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What picture do you hold in your mind when you hear the words "labor and delivery"? The chances are that you aren't conjuring up images of a pool, aromatherapy, dimmed lights and back massages. But who says that giving birth cannot be a little like a spa experience?
More and more hospitals, birth centers and home birth midwives are offering special birthing pools. Women who have gone through labor and sometimes also the birth of their baby in a birthing pool tend to be very positive about the experience.
Are you curious yet? Those who want to know more about waterbirth (usually spelled as one word, but also sometimes as two separate words) will no doubt want to know if the practice is safe above all else. Once that has been addressed, we will take a look at the benefits and drawbacks of waterbirth — and how women who chose this option experienced their labors and births.
Is Waterbirth Safe?
Many pregnant women in the early stages of labor naturally find their way to their shower or bath for distraction and pain relief. Waterbirth takes this one step further. Laboring women are usually encouraged to wait until their labor is well established before entering the birthing pool.
So, how safe is this practice? Will babies who are born into water drown as they attempt to take their first breath? Many women experience spontaneous bowel movements during the final stages of labor — will a pool contaminated with fecal matter endanger a baby? How about contaminants from previous mothers? Can these pools really be cleaned effectively? And how about fetal monitoring?
Midwives who assist in waterbirths explain that babies who are born into a birthing pool will not drown due to the so-called "dive reflex". A fetus is immersed in amniotic fluid during pregnancy, and he or she will not start breathing until contact with air occurs. However, for this to work, the mother must be immersed in such a way that the baby will not come into contact with air during crowning.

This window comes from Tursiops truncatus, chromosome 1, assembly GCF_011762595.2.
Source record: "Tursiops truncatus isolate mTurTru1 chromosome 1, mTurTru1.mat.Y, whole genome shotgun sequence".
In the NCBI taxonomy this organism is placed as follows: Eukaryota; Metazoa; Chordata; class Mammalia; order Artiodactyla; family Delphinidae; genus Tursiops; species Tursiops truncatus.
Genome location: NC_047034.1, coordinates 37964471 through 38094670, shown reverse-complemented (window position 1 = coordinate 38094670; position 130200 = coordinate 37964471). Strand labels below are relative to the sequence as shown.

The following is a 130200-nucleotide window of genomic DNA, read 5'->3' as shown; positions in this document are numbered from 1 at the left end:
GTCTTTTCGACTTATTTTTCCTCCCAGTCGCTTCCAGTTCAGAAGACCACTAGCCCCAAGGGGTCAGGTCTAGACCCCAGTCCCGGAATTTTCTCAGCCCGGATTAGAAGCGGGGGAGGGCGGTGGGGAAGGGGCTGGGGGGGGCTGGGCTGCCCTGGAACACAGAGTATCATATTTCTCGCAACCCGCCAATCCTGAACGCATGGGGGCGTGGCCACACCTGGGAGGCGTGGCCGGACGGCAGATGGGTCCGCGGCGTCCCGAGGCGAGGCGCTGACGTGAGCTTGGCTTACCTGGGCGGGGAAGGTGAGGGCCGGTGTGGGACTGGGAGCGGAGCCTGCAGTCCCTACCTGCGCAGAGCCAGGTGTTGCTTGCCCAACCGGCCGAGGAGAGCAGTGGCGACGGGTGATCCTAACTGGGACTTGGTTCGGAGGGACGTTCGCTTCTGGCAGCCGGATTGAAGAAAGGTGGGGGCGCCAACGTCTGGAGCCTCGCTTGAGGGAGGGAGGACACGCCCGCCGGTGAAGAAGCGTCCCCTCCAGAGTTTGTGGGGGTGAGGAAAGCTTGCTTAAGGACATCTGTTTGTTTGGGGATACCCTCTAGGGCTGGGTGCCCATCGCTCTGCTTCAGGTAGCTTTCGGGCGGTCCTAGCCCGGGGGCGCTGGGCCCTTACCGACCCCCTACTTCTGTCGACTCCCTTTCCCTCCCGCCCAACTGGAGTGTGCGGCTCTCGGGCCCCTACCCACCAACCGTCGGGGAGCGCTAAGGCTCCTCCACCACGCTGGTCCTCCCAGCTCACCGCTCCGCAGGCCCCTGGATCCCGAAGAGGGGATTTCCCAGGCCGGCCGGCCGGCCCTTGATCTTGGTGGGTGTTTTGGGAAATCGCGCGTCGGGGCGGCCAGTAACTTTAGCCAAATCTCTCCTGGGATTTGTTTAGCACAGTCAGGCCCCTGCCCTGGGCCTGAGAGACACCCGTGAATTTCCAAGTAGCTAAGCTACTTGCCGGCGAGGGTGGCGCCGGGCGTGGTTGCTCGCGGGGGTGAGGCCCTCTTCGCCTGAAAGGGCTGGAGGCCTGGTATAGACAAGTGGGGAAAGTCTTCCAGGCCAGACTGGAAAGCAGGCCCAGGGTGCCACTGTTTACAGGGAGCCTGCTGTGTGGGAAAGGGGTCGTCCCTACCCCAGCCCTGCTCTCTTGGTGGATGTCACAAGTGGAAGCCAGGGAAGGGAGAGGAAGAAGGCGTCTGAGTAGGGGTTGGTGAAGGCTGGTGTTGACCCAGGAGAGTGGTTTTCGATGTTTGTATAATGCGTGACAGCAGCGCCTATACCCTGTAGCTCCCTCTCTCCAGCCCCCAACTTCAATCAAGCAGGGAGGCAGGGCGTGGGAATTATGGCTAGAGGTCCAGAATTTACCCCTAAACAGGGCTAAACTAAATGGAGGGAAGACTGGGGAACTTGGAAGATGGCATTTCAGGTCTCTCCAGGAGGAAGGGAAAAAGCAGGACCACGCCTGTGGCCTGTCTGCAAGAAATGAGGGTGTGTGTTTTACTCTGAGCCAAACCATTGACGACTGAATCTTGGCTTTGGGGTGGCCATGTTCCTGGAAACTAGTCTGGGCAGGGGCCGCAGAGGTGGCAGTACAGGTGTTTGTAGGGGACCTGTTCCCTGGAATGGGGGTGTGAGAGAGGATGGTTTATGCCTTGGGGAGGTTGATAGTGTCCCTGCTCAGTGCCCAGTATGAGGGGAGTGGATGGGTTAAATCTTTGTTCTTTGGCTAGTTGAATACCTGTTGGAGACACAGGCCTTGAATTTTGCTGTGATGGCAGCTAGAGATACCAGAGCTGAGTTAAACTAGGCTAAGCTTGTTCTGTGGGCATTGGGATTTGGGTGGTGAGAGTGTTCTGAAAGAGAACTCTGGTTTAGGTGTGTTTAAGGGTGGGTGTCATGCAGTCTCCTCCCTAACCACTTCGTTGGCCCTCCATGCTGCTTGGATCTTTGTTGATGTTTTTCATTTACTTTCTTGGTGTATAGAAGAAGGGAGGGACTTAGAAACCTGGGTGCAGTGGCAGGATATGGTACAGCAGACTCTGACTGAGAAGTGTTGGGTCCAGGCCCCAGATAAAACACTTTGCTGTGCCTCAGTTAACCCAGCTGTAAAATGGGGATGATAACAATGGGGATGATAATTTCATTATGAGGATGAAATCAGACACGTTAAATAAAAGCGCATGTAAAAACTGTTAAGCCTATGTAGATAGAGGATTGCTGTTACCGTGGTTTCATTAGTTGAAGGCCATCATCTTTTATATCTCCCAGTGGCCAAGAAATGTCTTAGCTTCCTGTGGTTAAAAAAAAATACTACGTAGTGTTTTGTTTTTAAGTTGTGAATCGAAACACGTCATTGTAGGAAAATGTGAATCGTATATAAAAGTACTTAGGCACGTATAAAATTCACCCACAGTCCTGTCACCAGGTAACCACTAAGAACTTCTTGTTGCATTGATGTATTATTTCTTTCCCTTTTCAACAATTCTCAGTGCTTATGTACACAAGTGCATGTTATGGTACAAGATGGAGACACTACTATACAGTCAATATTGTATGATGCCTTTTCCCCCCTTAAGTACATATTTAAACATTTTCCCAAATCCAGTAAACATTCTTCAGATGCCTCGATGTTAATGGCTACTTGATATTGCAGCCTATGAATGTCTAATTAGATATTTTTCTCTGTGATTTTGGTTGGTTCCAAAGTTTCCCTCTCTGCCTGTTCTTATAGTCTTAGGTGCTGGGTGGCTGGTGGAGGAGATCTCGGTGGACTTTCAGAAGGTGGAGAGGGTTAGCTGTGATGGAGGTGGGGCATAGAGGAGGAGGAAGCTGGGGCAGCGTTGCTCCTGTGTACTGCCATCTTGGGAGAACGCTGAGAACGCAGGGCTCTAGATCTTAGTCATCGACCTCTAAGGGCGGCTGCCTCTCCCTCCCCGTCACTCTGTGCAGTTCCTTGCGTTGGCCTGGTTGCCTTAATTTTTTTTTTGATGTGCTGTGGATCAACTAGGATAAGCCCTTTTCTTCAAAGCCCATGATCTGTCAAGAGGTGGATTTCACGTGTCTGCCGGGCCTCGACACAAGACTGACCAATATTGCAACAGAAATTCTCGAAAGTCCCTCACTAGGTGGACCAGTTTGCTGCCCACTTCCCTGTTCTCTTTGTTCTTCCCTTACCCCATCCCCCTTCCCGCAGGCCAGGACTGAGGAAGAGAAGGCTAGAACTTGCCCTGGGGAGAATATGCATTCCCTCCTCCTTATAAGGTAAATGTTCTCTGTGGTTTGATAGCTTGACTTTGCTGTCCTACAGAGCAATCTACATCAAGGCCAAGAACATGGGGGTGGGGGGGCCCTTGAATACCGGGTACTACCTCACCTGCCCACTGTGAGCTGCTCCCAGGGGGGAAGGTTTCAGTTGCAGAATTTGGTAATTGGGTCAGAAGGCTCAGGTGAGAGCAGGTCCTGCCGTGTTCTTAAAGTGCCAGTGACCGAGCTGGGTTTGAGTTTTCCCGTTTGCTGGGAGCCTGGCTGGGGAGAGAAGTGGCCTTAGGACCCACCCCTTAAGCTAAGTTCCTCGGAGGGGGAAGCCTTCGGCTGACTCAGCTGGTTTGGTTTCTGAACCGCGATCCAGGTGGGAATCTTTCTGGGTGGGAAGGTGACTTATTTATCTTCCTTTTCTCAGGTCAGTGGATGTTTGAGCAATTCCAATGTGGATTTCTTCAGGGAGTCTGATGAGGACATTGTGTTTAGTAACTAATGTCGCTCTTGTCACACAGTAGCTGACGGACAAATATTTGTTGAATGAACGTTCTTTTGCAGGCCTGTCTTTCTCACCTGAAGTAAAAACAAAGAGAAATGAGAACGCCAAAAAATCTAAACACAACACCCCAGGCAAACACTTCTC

Babies routinely come into contact with bacteria from the mother's vagina during any vaginal delivery. This "colonization" process is actually beneficial, since the baby has already received antibodies to these bacteria during pregnancy, and will continue to do so through breastfeeding. Waterbirth does not change this process, proponents say.
Birthing pools need to be thoroughly cleaned and disinfected between births. Disposable covers are also available. Women who are considering a waterbirth in a non-hospital environment need to question their midwife about the cleaning process, but birthing pools are considered safe as long as they are properly disinfected.
Water-proof fetal monitoring equipment has become available as waterbirths are increasing in popularity. Many midwives use more low-tech methods like a fetoscope or asking the mother if fetal movement is occurring to monitor the fetus during labor.
Some studies conclude that the practice is safe during low-risk, normal pregnancies. Many hospitals and birth centers across Europe see waterbirth as safe for low-risk pregnancies and offer it as an option to women.
At the same time, a 1999 study warned against the risk of drowning, or near-drowning with pneumonia and infections as a result. However, the study was referring to home baths and hot tubs in non-planned situations, not to specialized birthing pools.
Is waterbirth safe? We can logically conclude that laboring while immersed in water is not dangerous, as long as your pool is clean. Giving birth while immersed in a birth pool requires a little more caution. Every pregnant woman who is interested needs to review the available evidence and ensure that she is satisfied with the credentials and experience of her midwife or midwives. Back-up obstetric care with access to an operating theater and neonatal intensive care is always helpful.